The next morning, the sunlight is blinding as it reflects off of the snowscape around our home. The branches of the dogwoods, maples, and black birch remain coated with a mixture of snow and ice that glistens under the early morning sun.

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As I dress for another day at the office, I watch a flock of finches dominate one of two feeders Trish had filled with sunflower seeds while chickadees, titmice, and the occasional nuthatch flit back and forth from the other.

A pair of cardinals perches in the branches of a small spruce tree we’d planted a few feet from the feeders while juncos, sparrows and mourning doves work the snow-covered ground underneath.

As I knot my tie, a pileated woodpecker flies out of the woodlot and over the pond. The large black bird with the red-crested head lands on one of the trees between the pond and our house where Trish has crammed suet into metal cages. Standing at our bedroom window, I watch the pileated frighten a rose-breasted woodpecker and a smaller downy, as it works down the trunk of the tree until coming to one of the suet cakes.

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Five deer slowly walk out of the woodlot. They make their way along the far edge of the pond in single file. The pond that has been hidden under ice since the precipitous drop in temperature is now blanketed with snow.

I watch the deer spread out along the dam. Bedded down during the storm, they now feed on the corn Trish had put out for them. The family consists of a mature doe we call the Moocher because of her habit of coming to our outstretched arm for a handout, her mature daughters from two years ago, and this year’s fawn, now a yearling. The fifth deer could be the Moocher’s sister or brother or another part of her extended family. The males lose their antlers and so from the bedroom window it’s hard to tell. Over the last many years we have watched this matriarch guide her family through drought, flood, sun and storm. Although she learned to come to our bucket of corn, the other members of her family maintain their fear, which we do not discourage.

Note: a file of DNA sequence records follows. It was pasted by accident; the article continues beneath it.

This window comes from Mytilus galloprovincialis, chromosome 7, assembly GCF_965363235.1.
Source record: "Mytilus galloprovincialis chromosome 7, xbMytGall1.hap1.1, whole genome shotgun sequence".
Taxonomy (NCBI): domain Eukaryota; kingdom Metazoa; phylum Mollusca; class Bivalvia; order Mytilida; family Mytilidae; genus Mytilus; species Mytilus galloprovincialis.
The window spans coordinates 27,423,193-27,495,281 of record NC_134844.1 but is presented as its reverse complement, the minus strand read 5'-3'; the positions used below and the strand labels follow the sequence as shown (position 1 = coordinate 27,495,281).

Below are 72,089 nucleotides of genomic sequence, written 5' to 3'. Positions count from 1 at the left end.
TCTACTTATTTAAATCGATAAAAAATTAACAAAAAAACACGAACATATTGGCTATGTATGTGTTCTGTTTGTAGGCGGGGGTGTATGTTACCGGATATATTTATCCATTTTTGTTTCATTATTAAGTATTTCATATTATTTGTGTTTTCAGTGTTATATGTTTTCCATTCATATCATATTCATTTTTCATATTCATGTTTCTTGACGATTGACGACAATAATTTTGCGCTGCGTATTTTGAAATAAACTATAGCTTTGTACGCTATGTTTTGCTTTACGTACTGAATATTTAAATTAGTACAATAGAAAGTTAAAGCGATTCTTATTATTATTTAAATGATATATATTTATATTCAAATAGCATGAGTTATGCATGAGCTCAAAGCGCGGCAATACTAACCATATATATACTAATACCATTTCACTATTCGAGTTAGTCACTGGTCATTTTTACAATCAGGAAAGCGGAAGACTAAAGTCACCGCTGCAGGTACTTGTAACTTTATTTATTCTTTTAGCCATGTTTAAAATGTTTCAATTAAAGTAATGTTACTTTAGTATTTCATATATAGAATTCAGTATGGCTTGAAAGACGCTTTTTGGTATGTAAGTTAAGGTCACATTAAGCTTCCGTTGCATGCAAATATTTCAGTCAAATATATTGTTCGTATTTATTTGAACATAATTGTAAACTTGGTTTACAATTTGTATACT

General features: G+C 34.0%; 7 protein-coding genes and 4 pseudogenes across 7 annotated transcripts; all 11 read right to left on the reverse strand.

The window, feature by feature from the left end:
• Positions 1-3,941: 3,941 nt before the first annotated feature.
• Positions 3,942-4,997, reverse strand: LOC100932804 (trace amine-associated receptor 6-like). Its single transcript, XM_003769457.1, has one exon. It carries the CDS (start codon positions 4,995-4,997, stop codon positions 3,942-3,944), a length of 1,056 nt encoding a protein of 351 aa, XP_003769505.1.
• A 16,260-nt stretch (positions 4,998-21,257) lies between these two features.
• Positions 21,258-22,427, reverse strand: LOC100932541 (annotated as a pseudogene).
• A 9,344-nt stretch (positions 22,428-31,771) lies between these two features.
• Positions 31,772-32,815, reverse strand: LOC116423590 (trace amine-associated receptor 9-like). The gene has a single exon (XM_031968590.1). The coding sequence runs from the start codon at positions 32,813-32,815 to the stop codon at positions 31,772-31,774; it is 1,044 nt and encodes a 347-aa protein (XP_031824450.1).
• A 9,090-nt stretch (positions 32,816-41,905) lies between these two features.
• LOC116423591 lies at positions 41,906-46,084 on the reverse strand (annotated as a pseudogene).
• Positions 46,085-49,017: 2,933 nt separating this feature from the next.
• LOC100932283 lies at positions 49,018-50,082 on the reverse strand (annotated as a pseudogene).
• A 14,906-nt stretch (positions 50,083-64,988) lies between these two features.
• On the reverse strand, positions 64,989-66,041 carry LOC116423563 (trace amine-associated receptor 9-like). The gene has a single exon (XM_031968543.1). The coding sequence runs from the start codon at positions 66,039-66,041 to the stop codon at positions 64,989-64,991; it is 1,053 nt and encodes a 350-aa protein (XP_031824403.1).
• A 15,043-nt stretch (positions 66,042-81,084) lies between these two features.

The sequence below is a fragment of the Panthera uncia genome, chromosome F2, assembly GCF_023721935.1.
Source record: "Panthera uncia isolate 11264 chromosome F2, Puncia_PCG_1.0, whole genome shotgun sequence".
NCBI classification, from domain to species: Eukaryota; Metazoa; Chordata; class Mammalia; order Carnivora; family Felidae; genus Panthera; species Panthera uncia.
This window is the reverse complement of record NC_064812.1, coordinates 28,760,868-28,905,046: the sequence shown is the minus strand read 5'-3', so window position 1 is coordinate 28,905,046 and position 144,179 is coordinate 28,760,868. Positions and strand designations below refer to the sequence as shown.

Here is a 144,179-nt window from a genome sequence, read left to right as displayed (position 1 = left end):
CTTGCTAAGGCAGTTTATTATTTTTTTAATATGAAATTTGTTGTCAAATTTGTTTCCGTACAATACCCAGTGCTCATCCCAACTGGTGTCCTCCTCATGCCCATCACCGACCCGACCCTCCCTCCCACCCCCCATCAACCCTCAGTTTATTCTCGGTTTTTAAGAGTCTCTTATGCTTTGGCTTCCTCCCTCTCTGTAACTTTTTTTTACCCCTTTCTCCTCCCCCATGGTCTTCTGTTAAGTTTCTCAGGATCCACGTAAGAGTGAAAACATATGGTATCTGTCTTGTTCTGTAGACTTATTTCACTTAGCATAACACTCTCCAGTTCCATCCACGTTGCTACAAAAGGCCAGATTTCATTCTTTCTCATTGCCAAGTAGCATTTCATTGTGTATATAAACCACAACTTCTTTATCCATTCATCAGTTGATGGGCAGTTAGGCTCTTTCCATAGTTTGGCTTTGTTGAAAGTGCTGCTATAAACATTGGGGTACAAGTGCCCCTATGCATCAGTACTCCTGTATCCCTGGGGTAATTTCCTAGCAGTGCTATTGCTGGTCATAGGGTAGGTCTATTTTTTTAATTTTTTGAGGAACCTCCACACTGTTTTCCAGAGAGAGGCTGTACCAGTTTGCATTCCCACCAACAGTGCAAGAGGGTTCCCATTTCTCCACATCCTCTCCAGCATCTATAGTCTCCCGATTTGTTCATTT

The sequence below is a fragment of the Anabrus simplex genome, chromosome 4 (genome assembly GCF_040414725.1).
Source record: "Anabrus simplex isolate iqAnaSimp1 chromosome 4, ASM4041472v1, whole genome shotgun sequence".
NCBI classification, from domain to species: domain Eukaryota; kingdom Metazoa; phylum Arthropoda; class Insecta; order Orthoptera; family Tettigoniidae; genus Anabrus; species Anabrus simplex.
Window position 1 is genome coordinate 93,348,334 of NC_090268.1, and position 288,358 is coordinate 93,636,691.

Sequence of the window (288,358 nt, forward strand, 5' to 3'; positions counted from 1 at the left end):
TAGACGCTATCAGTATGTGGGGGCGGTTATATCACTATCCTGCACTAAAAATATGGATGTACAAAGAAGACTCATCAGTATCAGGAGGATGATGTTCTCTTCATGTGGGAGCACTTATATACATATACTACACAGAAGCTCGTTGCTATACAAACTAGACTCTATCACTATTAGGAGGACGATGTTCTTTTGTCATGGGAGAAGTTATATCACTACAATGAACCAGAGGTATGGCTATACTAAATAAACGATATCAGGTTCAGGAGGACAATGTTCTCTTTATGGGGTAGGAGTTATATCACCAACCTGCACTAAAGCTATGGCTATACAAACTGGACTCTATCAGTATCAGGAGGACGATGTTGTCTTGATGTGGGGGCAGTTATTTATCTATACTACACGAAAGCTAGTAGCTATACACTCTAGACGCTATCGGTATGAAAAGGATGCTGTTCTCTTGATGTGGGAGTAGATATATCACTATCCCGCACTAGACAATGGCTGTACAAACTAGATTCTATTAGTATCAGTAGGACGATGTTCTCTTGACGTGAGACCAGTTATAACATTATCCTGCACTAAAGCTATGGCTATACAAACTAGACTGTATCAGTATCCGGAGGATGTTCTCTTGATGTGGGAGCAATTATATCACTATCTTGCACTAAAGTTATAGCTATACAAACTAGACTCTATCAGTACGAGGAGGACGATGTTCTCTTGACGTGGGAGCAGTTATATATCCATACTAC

Walking down the stairs, I find Trish in the kitchen. The dogs are fed and she is pouring herself a mug of coffee. I’d prefer to spend the day with Winslow Homer and Finnegan lollygagging around the property, perhaps refilling the feeders, maybe splitting wood, most surely taking a walk through the woodlot and into the one hundred acres of undeveloped woodland beyond. Instead, I kiss Trish goodbye and trudge out to my car.

 

FORGOTTEN TROUT

October 6, 2018

My first book, Fishing with Faeries, is an account of my encounters with the wild trout of a brook that flows a few miles from our home. It is the same brook described throughout this blog. I suppose it’s not much different than many freestone waters flowing down the sides of the Appalachian Mountain Range. In most places, you can cross from one bank to the other with only a single stride, maybe two.

Bonnie Brook (No, I’m not foolish enough to use its real name.) is no more than six miles long from its source—two ponds snuggled into the southern edge of the Kittatinny foothills—to its terminus, a large river that separates an adjoining state from the northwest corner of our state. Whether spilling briefly off the side of the mountain, meandering across fields that have grown fallow, picking up speed while falling through a gorge, or in its final mile, following a serpentine course through a swamp, the little brook’s depth, with only a few exceptions, is never higher than my calf.

It is a gentle stream. Depending upon the season, a slip or spill might result in a hip boot full of icy water, but never a life-threatening drowning. There is little else to fear here. Yes, there are the ever-present ticks that hitch a ride back to our house and must be picked off after I shower, and it’s true that I once crossed paths with a timber rattler dozing in the high grass of summer and that other time when I stumbled upon a black bear. (The bear was busy eating berries and I was concentrating on the rise of a trout, neither of us aware of the other until we were only a few yards apart.) But although both incidents left a large level of cortisol coursing through my body, I managed to walk away with life and limb intact.

The upper portion of the brook contains ankle-deep riffles that connect a series of plunge pools, which slip and slide under the shade cast by hundred-foot-tall hemlocks. There are a few deeper runs, and a number of holes gorged out by the current in front of or behind one of the many lichen-covered boulders that protrude through the stream’s surface, but for the most part the rush of water in this section of stream is easily waded.